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In nutrition, polyunsaturated fat is an abbreviation of polyunsaturated fatty acid. That is a fatty acid in which more than one double bond exists within the representative molecule. That is, the molecule has two or more points on its structure capable of supporting hydrogen atoms not currently part of the structure. Polyunsaturated fatty acids can assume a cis or trans conformation depending on the geometry of the double bond.
The lack of the extra hydrogen atoms on the molecule's surface typically reduces the strength of the compound's intermolecular forces, thus causing the melting point of the compound to be significantly lower. This property can be observed by comparing predominately unsaturated vegetable oils, which remain liquid even at relatively low temperatures, to much more saturated fats such as butter or lard which are mainly solid at room temperature. Trans fats are more similar to saturated fat than are cis fats in many respects, including the fact that they solidify at a lower temperature.
Chemical structure of the polyunsaturated fat linoleic acid.
3D representation of linoleic acid in a bent conformation.
A fatty acid has a carboxylic acid at one end and a methyl group at the other end. Carbon atoms in a fatty acid are identified by Greek letters on the basis of their distance from the carboxylic acid. The carbon atom closest to the carboxylic acid is the alpha carbon, the next adjacent carbon is the beta carbon, etc. In a long-chain fatty acid the carbon atom in the methyl group is called the omega carbon because omega is the last letter of the Greek alphabet.
Omega-3 fatty acids have a double bond three carbons away from the methyl carbon, whereas omega-6 fatty acids have a double bond six carbons away from the methyl carbon. The illustration below shows the omega-6 fatty acid, linoleic acid.
Polyunsaturated fat, along with monounsaturated fat are "healthy fats," the amount of which in one's daily diet should be near 25 g (in a 2000 calorie-per-day diet). Polyunsaturated fat can be found mostly in grain products, fish and sea food (herring, salmon, mackerel, halibut), soybeans, and fish oil. Foods like mayonnaise and soft margarine may also be good sources, but nutritional facts can vary by style and brand. Omega-3 fatty acids in fish oil, fish and seafood lower the total amount of fat in the blood, which can lower blood pressure and decrease the risk of getting cardiovascular diseases. Omega-6 fatty acids in sunflower oil and safflower oil also reduce the risk of cardiovascular disease, but can contribute to allergies and inflammation. Polyunsaturated fat may lower LDL and HDL cholesterol.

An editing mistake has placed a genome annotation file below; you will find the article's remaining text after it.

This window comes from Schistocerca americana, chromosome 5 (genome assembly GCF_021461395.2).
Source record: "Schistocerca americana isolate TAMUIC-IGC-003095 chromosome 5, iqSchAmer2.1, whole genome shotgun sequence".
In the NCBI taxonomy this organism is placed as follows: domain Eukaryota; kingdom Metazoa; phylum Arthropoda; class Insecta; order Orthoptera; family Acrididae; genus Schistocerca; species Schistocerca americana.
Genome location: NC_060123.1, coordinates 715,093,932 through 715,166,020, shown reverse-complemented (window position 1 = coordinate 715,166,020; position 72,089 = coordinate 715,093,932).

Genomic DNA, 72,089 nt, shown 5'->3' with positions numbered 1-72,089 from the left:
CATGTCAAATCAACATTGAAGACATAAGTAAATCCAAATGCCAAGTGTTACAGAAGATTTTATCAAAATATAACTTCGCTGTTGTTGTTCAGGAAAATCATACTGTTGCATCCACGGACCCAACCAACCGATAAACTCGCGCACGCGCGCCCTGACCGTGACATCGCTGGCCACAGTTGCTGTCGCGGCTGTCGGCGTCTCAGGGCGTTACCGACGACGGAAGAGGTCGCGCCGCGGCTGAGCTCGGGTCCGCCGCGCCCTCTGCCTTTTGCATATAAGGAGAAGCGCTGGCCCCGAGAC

Some Examples of Foods containing polyunsaturated fat
- whole grain wheat
- peanut butter
- sunflower seeds
- hemp seed
Polyunsaturated fats and cancer
Some studies have shown that consuming high amounts of polyunsaturated fat may increase the risk of an individual developing cancer. This is thought to be because polyunsaturated fat is prone to oxidation   , which leads to the generation of free radicals. Studies on animals have shown a link between polyunsaturated fat and the incidence of tumours. In some of these studies the incidence of tumours increased with increasing intake of polyunsaturated fat, up to about 5% of total energy, near to the middle of the current dietary intake in humans. However, studies in humans have found little evidence of an association between polyunsaturated fat and the risk on cancer. It is advised that the level of polyunsaturated fats in the diet be regulated, although the effect on health may be more beneficial than harmful in terms of its effect on reducing cholesterol levels.
- Monounsaturated fat
- For listings of particular classes, see
- Essential fatty acid - for biochemistry of most polyunsaturated fats
- Essential fatty acid interactions - for the interactions between ω-6 and ω-3 fatty acids
- Unsaturated fat
- ↑ National Institute of Health (August 1, 2005). "Omega-3 fatty acids, fish oil, alpha-linolenic acid". Retrieved March 26. Unknown parameter
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- ↑ You Can Control Your Cholesterol: A Guide to Low-Cholesterol Living by Merck & Co. & Co. Inc.
- ↑ Scislowski V, Bauchart D, Gruffat D, Laplaud PM, Durand D (2005). "Effect of dietary n-6 and n-3 polyunsaturated fatty acids on peroxidizability of lipoproteins in steers". Lipids. 40 (12): 1245–56. doi:10.1007/s11745-005-1492-z. PMID 16477809.
- ↑ Diniz YS, Cicogna AC, Padovani CR, Santana LS, Faine LA, Novelli EL (2004). "Diets rich in saturated and polyunsaturated fatty acids: metabolic shifting and cardiac health". Nutrition. 20 (2): 230–4. doi:10.1016/j.nut.2003.10.012. PMID 14962692.
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